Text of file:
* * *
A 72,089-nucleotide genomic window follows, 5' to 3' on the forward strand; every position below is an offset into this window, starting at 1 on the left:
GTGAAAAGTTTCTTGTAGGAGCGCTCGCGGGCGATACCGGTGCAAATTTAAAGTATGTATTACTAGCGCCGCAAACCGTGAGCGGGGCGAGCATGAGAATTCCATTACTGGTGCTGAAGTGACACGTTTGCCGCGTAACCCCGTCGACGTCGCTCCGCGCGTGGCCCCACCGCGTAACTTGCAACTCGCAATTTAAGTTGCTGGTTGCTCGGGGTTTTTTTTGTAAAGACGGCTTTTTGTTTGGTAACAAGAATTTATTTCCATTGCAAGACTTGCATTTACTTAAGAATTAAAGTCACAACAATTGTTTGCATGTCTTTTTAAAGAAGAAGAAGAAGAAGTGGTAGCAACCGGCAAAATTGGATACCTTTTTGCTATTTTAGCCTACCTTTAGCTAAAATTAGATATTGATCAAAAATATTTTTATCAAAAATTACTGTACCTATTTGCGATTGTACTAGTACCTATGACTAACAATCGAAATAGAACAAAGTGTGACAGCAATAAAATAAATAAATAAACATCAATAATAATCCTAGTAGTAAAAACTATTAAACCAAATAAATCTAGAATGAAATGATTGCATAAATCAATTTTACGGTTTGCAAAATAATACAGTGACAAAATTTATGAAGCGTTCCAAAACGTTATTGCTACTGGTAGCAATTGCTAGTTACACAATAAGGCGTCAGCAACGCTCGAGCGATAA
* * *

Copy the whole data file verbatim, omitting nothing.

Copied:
A 72,089-nucleotide genomic window follows, 5' to 3' on the forward strand; every position below is an offset into this window, starting at 1 on the left:
GTGAAAAGTTTCTTGTAGGAGCGCTCGCGGGCGATACCGGTGCAAATTTAAAGTATGTATTACTAGCGCCGCAAACCGTGAGCGGGGCGAGCATGAGAATTCCATTACTGGTGCTGAAGTGACACGTTTGCCGCGTAACCCCGTCGACGTCGCTCCGCGCGTGGCCCCACCGCGTAACTTGCAACTCGCAATTTAAGTTGCTGGTTGCTCGGGGTTTTTTTTGTAAAGACGGCTTTTTGTTTGGTAACAAGAATTTATTTCCATTGCAAGACTTGCATTTACTTAAGAATTAAAGTCACAACAATTGTTTGCATGTCTTTTTAAAGAAGAAGAAGAAGAAGTGGTAGCAACCGGCAAAATTGGATACCTTTTTGCTATTTTAGCCTACCTTTAGCTAAAATTAGATATTGATCAAAAATATTTTTATCAAAAATTACTGTACCTATTTGCGATTGTACTAGTACCTATGACTAACAATCGAAATAGAACAAAGTGTGACAGCAATAAAATAAATAAATAAACATCAATAATAATCCTAGTAGTAAAAACTATTAAACCAAATAAATCTAGAATGAAATGATTGCATAAATCAATTTTACGGTTTGCAAAATAATACAGTGACAAAATTTATGAAGCGTTCCAAAACGTTATTGCTACTGGTAGCAATTGCTAGTTACACAATAAGGCGTCAGCAACGCTCGAGCGATAA